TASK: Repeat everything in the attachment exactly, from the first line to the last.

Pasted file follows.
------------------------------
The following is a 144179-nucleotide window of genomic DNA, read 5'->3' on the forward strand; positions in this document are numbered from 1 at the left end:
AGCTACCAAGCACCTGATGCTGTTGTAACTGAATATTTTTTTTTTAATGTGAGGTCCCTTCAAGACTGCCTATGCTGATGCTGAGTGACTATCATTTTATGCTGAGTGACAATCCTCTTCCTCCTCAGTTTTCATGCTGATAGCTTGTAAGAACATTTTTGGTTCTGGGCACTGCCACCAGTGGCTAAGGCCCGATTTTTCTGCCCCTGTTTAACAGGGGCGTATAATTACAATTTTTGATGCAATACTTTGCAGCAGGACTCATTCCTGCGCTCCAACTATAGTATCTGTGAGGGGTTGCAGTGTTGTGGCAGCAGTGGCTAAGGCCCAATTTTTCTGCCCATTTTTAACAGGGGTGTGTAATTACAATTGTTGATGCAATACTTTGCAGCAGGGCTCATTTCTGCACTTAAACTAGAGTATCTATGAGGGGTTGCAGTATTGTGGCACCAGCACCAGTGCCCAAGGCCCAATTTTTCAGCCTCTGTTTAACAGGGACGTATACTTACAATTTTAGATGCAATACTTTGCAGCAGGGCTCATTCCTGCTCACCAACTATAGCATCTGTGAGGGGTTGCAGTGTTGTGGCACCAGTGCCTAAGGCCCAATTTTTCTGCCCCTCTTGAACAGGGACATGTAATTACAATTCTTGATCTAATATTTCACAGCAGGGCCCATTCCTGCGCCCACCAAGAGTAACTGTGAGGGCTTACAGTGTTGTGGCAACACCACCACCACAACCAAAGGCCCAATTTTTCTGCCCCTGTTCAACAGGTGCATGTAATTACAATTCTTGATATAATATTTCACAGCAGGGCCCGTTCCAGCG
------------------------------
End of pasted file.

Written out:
The following is a 144179-nucleotide window of genomic DNA, read 5'->3' on the forward strand; positions in this document are numbered from 1 at the left end:
AGCTACCAAGCACCTGATGCTGTTGTAACTGAATATTTTTTTTTTAATGTGAGGTCCCTTCAAGACTGCCTATGCTGATGCTGAGTGACTATCATTTTATGCTGAGTGACAATCCTCTTCCTCCTCAGTTTTCATGCTGATAGCTTGTAAGAACATTTTTGGTTCTGGGCACTGCCACCAGTGGCTAAGGCCCGATTTTTCTGCCCCTGTTTAACAGGGGCGTATAATTACAATTTTTGATGCAATACTTTGCAGCAGGACTCATTCCTGCGCTCCAACTATAGTATCTGTGAGGGGTTGCAGTGTTGTGGCAGCAGTGGCTAAGGCCCAATTTTTCTGCCCATTTTTAACAGGGGTGTGTAATTACAATTGTTGATGCAATACTTTGCAGCAGGGCTCATTTCTGCACTTAAACTAGAGTATCTATGAGGGGTTGCAGTATTGTGGCACCAGCACCAGTGCCCAAGGCCCAATTTTTCAGCCTCTGTTTAACAGGGACGTATACTTACAATTTTAGATGCAATACTTTGCAGCAGGGCTCATTCCTGCTCACCAACTATAGCATCTGTGAGGGGTTGCAGTGTTGTGGCACCAGTGCCTAAGGCCCAATTTTTCTGCCCCTCTTGAACAGGGACATGTAATTACAATTCTTGATCTAATATTTCACAGCAGGGCCCATTCCTGCGCCCACCAAGAGTAACTGTGAGGGCTTACAGTGTTGTGGCAACACCACCACCACAACCAAAGGCCCAATTTTTCTGCCCCTGTTCAACAGGTGCATGTAATTACAATTCTTGATATAATATTTCACAGCAGGGCCCGTTCCAGCG